In 1956 the Democratic presidential nominee Adlai Stevenson surprised the Democratic delegates meeting in Chicago by throwing open the vice-presidential nomination to the convention.
Stevenson's desire for an open convention led to Senator Estes Kefauver being chosen over Senator John F. Kennedy. In fact, Kennedy was in the lead until Senator Albert Gore (former VP Al Gore's father) from Tennessee started a bandwagon for his Tennessee Senate colleague, Kefauver.
Think how different history might have been if Kennedy had won the VP nomination and gone down to defeat with Stevenson in the fall. Kennedy might not have won the presidential nomination in 1960 as a fresh face for the party.
Fast forward to 2008. This year the Democratic Party has tried to be as open as possible with the voters deciding their candidates in primary after primary and caucus after caucus.
Why not open up the convention and let the delegates decide on whom they would like to see as their vice-presidential nominee to run with Obama?
Why not open the debate among the delegates to see who has the most support on the convention floor in Denver?
And, why not let the Republicans in Minneapolis also open their convention to see whom the delegates would like as McCain's running mate?
If Hillary Clinton is as popular as polls indicate among her supporters attending the Denver Convention, why not see how strong her support actually is for being the VP choice on the convention floor?
Certainly the delegates from all across the country might come up with a stronger national candidate than, say, Governor Kaine of Virginia, who has very little foreign policy experience and has only held his office for about the same short amount of time as Obama has been in the Senate.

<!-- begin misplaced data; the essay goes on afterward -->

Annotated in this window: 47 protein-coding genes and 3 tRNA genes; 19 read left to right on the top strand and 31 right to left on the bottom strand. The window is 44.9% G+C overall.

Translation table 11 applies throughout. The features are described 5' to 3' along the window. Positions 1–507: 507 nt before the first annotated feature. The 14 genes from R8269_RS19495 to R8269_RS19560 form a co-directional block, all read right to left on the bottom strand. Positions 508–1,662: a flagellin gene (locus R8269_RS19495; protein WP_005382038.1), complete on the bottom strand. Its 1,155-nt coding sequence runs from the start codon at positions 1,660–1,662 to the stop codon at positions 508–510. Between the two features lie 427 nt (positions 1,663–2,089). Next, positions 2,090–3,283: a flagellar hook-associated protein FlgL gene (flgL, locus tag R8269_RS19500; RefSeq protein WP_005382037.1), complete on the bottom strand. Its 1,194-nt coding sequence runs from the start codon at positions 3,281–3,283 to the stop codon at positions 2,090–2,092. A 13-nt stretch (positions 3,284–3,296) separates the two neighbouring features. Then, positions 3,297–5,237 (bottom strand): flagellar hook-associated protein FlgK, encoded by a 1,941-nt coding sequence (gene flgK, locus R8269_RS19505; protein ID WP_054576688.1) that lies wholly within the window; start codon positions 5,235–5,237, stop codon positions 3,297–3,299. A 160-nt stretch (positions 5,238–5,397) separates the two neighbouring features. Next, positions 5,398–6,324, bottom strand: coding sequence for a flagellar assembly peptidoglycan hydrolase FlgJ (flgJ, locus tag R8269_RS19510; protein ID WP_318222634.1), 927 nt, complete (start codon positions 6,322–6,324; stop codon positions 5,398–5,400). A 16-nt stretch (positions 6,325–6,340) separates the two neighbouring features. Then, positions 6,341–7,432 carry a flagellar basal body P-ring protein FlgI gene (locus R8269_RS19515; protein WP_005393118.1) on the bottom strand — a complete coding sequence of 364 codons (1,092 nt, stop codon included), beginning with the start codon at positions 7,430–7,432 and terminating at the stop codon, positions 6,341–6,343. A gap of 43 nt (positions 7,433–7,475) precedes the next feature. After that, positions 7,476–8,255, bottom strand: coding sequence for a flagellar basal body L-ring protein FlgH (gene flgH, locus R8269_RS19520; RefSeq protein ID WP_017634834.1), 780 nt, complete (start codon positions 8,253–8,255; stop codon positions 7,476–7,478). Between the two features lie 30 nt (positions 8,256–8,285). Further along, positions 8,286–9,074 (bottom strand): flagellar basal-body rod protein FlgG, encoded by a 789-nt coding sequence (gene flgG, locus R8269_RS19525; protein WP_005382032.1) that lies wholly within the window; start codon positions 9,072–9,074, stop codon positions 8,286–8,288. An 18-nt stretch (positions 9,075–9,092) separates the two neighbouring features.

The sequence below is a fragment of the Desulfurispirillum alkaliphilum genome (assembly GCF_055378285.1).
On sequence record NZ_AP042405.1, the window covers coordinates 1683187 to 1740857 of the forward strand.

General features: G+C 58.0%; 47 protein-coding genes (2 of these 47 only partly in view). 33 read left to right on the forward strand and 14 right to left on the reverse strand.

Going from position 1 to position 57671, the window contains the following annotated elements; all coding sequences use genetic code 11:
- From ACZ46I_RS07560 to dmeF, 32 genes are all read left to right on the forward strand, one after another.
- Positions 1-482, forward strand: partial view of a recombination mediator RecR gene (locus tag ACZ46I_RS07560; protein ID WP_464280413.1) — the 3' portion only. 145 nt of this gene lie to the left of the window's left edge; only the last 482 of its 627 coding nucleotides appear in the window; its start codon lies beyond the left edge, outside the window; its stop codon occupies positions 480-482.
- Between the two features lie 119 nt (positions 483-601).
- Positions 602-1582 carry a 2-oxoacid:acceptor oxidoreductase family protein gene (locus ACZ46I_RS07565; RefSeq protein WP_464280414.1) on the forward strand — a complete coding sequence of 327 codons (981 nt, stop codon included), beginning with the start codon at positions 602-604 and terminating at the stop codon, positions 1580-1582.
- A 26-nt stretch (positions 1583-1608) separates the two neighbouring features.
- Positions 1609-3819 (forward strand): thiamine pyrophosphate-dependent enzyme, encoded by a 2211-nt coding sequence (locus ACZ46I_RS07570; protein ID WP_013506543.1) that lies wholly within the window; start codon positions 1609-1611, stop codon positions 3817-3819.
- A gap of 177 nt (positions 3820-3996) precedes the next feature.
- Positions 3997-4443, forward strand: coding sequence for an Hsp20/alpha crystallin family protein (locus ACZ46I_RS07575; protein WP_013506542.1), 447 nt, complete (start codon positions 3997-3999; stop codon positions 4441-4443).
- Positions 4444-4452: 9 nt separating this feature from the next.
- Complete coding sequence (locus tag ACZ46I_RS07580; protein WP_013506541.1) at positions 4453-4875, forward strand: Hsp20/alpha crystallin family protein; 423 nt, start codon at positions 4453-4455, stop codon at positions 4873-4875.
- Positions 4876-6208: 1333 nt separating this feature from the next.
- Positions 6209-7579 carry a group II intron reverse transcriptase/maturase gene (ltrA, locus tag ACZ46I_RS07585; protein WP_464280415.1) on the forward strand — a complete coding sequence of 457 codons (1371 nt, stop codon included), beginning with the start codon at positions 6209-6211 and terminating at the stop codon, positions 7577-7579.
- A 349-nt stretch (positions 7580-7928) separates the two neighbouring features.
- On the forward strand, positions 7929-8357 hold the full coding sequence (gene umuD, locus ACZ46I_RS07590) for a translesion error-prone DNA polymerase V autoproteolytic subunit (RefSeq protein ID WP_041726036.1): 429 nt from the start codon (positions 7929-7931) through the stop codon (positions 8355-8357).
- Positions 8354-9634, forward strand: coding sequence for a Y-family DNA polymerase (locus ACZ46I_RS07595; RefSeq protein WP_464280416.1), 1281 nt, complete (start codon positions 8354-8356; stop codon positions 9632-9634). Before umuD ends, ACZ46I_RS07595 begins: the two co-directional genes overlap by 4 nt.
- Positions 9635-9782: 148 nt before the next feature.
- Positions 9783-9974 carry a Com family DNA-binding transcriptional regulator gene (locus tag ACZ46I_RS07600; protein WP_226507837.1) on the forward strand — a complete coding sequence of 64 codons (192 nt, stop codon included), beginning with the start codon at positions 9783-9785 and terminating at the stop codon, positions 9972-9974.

Most likely the delegates would choose a stronger candidate for vice-president than someone like Virginia's Governor Kaine, whose main claim to fame might be his ability to bring his state into the Democratic column in the general election.
In addition to smacking of the old time politics of choosing a VP only for their geographic gift, it goes against Obama's talking about how he will change politics.
Surely the delegates from every state in the nation would have a better feel on who they think might actually be able to step in on day one if the vice-president had to take over. Wouldn't we want someone with some national experience?
A vice-presidential choice should not be made lightly. Remember that Nixon had to resign from the presidency and that Clinton was impeached and could have had to leave office if the Senate vote had gone against him.
If the Democrats and the Republicans want to be truly democratic -- and add some very needed excitement to their conventions -- then take a page from the 1956 Democratic Convention and let the delegates decide.
The delegates will probably make a better choice than the ones we are hearing that Obama and McCain may be getting ready to make any day now.
Stop! And wait for the conventions to decide who will be the vice-presidential choice.
I have nothing against Obama and McCain's abilities to choose a vice-presidential candidate. However, I was at the 1972 Democratic Convention working for McGovern when we were 1000 percent behind his vice-presidential choice, Senator Tom Eagleton. Eagleton was dropped from the ticket because of controversy over some medical problems. He was replaced by Sargent Shriver, which was not good for an already struggling campaign.
So, maybe the delegates could make better choices than the presidential nominees.
And think of how interesting it would be to actually see a convention go beyond one ballot in choosing a vice-presidential nominee -- another historic moment for an already historic convention in Denver.
I hope this happens next month in Colorado -- and in Minnesota in September.
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